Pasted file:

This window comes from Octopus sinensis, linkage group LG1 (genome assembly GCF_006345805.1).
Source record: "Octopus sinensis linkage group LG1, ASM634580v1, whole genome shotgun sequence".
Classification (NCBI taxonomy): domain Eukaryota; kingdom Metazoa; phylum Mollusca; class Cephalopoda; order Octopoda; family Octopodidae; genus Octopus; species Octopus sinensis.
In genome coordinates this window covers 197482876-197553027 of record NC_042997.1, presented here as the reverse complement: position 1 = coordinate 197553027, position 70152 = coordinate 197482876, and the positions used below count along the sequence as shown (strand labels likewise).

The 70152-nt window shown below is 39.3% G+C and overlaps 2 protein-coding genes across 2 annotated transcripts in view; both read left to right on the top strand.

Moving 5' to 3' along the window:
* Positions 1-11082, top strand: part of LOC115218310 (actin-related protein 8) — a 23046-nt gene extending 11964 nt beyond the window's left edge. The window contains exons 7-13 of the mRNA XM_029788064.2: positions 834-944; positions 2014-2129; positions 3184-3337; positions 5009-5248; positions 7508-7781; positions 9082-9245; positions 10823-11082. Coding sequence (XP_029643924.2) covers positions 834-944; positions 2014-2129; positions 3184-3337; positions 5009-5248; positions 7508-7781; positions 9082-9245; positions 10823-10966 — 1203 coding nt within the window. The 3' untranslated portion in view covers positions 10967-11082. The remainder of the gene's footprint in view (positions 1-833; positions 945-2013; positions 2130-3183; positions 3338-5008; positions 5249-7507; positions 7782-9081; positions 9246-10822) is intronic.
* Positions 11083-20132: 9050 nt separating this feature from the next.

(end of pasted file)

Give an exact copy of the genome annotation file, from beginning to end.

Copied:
This window comes from Octopus sinensis, linkage group LG1 (genome assembly GCF_006345805.1).
Source record: "Octopus sinensis linkage group LG1, ASM634580v1, whole genome shotgun sequence".
Classification (NCBI taxonomy): domain Eukaryota; kingdom Metazoa; phylum Mollusca; class Cephalopoda; order Octopoda; family Octopodidae; genus Octopus; species Octopus sinensis.
In genome coordinates this window covers 197482876-197553027 of record NC_042997.1, presented here as the reverse complement: position 1 = coordinate 197553027, position 70152 = coordinate 197482876, and the positions used below count along the sequence as shown (strand labels likewise).

The 70152-nt window shown below is 39.3% G+C and overlaps 2 protein-coding genes across 2 annotated transcripts in view; both read left to right on the top strand.

Moving 5' to 3' along the window:
* Positions 1-11082, top strand: part of LOC115218310 (actin-related protein 8) — a 23046-nt gene extending 11964 nt beyond the window's left edge. The window contains exons 7-13 of the mRNA XM_029788064.2: positions 834-944; positions 2014-2129; positions 3184-3337; positions 5009-5248; positions 7508-7781; positions 9082-9245; positions 10823-11082. Coding sequence (XP_029643924.2) covers positions 834-944; positions 2014-2129; positions 3184-3337; positions 5009-5248; positions 7508-7781; positions 9082-9245; positions 10823-10966 — 1203 coding nt within the window. The 3' untranslated portion in view covers positions 10967-11082. The remainder of the gene's footprint in view (positions 1-833; positions 945-2013; positions 2130-3183; positions 3338-5008; positions 5249-7507; positions 7782-9081; positions 9246-10822) is intronic.
* Positions 11083-20132: 9050 nt separating this feature from the next.